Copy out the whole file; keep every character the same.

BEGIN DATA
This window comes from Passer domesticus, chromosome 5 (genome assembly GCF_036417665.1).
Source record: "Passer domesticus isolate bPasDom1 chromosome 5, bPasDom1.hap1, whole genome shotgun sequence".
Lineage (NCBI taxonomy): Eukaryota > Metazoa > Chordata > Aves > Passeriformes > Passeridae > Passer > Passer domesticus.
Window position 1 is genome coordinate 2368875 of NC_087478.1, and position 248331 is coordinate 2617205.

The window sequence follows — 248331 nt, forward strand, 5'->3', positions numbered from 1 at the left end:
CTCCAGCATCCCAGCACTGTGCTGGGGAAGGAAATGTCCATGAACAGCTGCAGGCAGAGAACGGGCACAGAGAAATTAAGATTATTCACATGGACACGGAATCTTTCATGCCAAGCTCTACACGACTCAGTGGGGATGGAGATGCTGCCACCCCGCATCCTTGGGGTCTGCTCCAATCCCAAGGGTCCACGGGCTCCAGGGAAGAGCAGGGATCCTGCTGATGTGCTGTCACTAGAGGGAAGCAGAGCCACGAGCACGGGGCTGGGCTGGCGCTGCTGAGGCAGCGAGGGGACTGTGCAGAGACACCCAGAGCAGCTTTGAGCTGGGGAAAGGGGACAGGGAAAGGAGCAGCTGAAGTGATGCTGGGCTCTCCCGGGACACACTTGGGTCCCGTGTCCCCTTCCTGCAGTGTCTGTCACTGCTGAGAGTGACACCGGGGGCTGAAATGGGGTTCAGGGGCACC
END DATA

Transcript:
This window comes from Passer domesticus, chromosome 5 (genome assembly GCF_036417665.1).
Source record: "Passer domesticus isolate bPasDom1 chromosome 5, bPasDom1.hap1, whole genome shotgun sequence".
Lineage (NCBI taxonomy): Eukaryota > Metazoa > Chordata > Aves > Passeriformes > Passeridae > Passer > Passer domesticus.
Window position 1 is genome coordinate 2368875 of NC_087478.1, and position 248331 is coordinate 2617205.

The window sequence follows — 248331 nt, forward strand, 5'->3', positions numbered from 1 at the left end:
CTCCAGCATCCCAGCACTGTGCTGGGGAAGGAAATGTCCATGAACAGCTGCAGGCAGAGAACGGGCACAGAGAAATTAAGATTATTCACATGGACACGGAATCTTTCATGCCAAGCTCTACACGACTCAGTGGGGATGGAGATGCTGCCACCCCGCATCCTTGGGGTCTGCTCCAATCCCAAGGGTCCACGGGCTCCAGGGAAGAGCAGGGATCCTGCTGATGTGCTGTCACTAGAGGGAAGCAGAGCCACGAGCACGGGGCTGGGCTGGCGCTGCTGAGGCAGCGAGGGGACTGTGCAGAGACACCCAGAGCAGCTTTGAGCTGGGGAAAGGGGACAGGGAAAGGAGCAGCTGAAGTGATGCTGGGCTCTCCCGGGACACACTTGGGTCCCGTGTCCCCTTCCTGCAGTGTCTGTCACTGCTGAGAGTGACACCGGGGGCTGAAATGGGGTTCAGGGGCACC